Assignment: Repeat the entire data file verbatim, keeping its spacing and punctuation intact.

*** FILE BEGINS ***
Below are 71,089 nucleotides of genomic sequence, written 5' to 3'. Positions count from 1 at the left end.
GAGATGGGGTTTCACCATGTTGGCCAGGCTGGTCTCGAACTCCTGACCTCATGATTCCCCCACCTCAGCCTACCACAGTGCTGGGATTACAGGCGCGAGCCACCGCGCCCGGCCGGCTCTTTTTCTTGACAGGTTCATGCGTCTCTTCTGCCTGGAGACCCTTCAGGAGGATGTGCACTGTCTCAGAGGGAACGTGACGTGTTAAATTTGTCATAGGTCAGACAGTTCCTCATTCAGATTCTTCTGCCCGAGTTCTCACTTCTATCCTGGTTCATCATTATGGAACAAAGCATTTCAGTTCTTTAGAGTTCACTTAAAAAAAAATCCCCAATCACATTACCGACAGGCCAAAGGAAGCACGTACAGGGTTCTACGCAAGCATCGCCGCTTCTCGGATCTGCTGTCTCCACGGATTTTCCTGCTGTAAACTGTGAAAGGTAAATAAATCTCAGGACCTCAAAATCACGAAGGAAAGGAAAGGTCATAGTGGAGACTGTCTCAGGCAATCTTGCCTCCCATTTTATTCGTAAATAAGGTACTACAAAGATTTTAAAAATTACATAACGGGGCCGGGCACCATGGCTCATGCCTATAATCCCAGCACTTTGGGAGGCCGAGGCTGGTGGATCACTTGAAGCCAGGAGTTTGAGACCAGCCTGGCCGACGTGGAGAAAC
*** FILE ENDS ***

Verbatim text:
Below are 71,089 nucleotides of genomic sequence, written 5' to 3'. Positions count from 1 at the left end.
GAGATGGGGTTTCACCATGTTGGCCAGGCTGGTCTCGAACTCCTGACCTCATGATTCCCCCACCTCAGCCTACCACAGTGCTGGGATTACAGGCGCGAGCCACCGCGCCCGGCCGGCTCTTTTTCTTGACAGGTTCATGCGTCTCTTCTGCCTGGAGACCCTTCAGGAGGATGTGCACTGTCTCAGAGGGAACGTGACGTGTTAAATTTGTCATAGGTCAGACAGTTCCTCATTCAGATTCTTCTGCCCGAGTTCTCACTTCTATCCTGGTTCATCATTATGGAACAAAGCATTTCAGTTCTTTAGAGTTCACTTAAAAAAAAATCCCCAATCACATTACCGACAGGCCAAAGGAAGCACGTACAGGGTTCTACGCAAGCATCGCCGCTTCTCGGATCTGCTGTCTCCACGGATTTTCCTGCTGTAAACTGTGAAAGGTAAATAAATCTCAGGACCTCAAAATCACGAAGGAAAGGAAAGGTCATAGTGGAGACTGTCTCAGGCAATCTTGCCTCCCATTTTATTCGTAAATAAGGTACTACAAAGATTTTAAAAATTACATAACGGGGCCGGGCACCATGGCTCATGCCTATAATCCCAGCACTTTGGGAGGCCGAGGCTGGTGGATCACTTGAAGCCAGGAGTTTGAGACCAGCCTGGCCGACGTGGAGAAAC